Concepts of programming languages

Java Classpath Tales – or: The Mystery of the Empty Beans.xml

BeyondJava on the empty beans.xml and how to retrieve files from the class path. Image source:  published under a CC0 license
Image source: Pixabay
The age of a programming language shows in the clever tricks programmers use. One such trick is used by CDI. Did you ever wonder why you have to put an empty beans.xml into the META-INF directory?

By the way, you may not even aware that the beans.xml is allowed to be empty. Many developers aren’t. You can use the beans.xml to configure a couple of things, leading developers to believe they have to do that. Plus, the IDEs tend to complain about an empty XML file because they consider it ill-formed. As far as I know, Netbeans generates a non-empty beans.xml by default. But still, even if you haven’t seen it yet, it’s allowed to put an empty beans.xml into the META-INF folder of your jar (or the WEB-INF folder of your *.war file). Empty meaning really empty: it’s a file of zero bytes length.

What good is such a weird file?

We’ll answer this question in a minute. Plus, this article shows you how to read arbitrary files hidden in a jar file, or – more generally speaking – somewhere in the classpath. By the way, this is one of the few situations when the Junit test succeeds but the real application fails. That is interesting enough in itself.

Reading resource files from the classpath

Our journey started when we decided to hide our resource files in the classpath of our web application. Maven sort of recommends this approach by providing a directory dedicated for that purpose: src/main/resources. Plus, files hidden in the classpath are protected from unauthorized access. There’s no way a hacker can access this file using an URL.

The simple approach to access such a file is using this.getClass().getResource(String name) or this.getClass().getResourceAsStream(String name). In a Junit test, that’s already the end of the story. The file is returned if it’s in the classpath of the application.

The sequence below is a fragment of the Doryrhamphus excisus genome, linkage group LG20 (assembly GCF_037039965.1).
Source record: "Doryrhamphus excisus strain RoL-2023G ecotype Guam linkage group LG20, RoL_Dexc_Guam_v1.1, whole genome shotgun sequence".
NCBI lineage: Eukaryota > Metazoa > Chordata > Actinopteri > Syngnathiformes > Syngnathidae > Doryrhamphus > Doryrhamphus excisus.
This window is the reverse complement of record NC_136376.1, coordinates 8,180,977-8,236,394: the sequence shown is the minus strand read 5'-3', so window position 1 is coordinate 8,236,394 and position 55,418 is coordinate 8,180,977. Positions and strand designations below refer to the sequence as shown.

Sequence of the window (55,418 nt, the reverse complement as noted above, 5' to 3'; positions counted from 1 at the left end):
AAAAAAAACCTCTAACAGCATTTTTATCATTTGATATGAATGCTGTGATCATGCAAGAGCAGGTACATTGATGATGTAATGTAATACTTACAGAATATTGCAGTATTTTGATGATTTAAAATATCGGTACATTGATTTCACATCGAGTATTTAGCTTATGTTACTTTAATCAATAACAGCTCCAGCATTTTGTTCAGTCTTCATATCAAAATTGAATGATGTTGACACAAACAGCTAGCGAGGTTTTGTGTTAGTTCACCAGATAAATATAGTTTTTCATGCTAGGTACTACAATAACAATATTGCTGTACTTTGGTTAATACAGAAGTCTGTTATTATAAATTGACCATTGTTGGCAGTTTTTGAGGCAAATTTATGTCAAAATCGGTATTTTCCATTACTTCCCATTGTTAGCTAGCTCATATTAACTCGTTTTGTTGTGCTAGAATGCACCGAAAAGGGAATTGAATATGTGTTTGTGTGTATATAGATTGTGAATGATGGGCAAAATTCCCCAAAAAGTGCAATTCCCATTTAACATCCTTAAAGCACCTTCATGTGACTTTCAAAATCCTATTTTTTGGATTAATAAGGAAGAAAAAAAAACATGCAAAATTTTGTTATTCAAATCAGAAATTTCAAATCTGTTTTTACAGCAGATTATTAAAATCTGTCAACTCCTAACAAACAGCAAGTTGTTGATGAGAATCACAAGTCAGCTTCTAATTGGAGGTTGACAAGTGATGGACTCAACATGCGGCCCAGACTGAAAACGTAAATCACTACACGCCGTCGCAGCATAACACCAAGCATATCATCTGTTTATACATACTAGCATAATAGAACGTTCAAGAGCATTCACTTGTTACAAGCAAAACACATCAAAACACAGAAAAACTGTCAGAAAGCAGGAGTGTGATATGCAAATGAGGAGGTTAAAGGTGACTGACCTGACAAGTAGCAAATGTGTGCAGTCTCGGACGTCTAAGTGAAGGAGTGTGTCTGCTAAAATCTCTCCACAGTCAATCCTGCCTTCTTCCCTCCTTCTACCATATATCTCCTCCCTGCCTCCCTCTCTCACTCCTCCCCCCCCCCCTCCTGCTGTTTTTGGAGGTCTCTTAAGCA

Reality check

However, a real-world application running in an application server looks a bit different. There’s more than one classloader. Accessing the classloader of a class yields precisely the classloader that originally loaded this class. If you’re using an application server, you’d rather use the classloader of the current thread (i.e. Thread.currentThread().getContextClassLoader()). That’s because this is the most recent classloader, and it calls each ancestor if it fails to find the resource file by itself.

That’s (probably) the reason why our JUnit test succeeded to load the resource file. If you’re running a JUnit test, there’s usually only one classloader. But a real JavaEE application has to deal with more than one classloader. So our real-world JavaEE application failed to load the resource file, even though the Junit test indicated everything was ok.

Multiple jar files

Things get even more complicated if there are several jar files. In this case, even Thread.currentThread().getContextClassLoader() won’t find every resource. It’ll fail to find resources hidden in “sister” jar files.

Luckily, there’s an alternative: getClass().getClassLoader().getResources(name). This method yields every URL a particular file or folder is stored in. Putting it the other way round: it returns the URL to the file you’re looking for, no matter which jar file it’s stored in. In most cases, there’s only a single result (if any), but there can be multiple results because we’re talking about multiple jar files. Each jar file can contain the same file in the same folder, such as /beans.xml or /WEB-INF/web.xml.

As soon as you’ve got the URL, you can read the file using one of the methods suggested by

URL url = getClass().getClassLoader().getResources(name);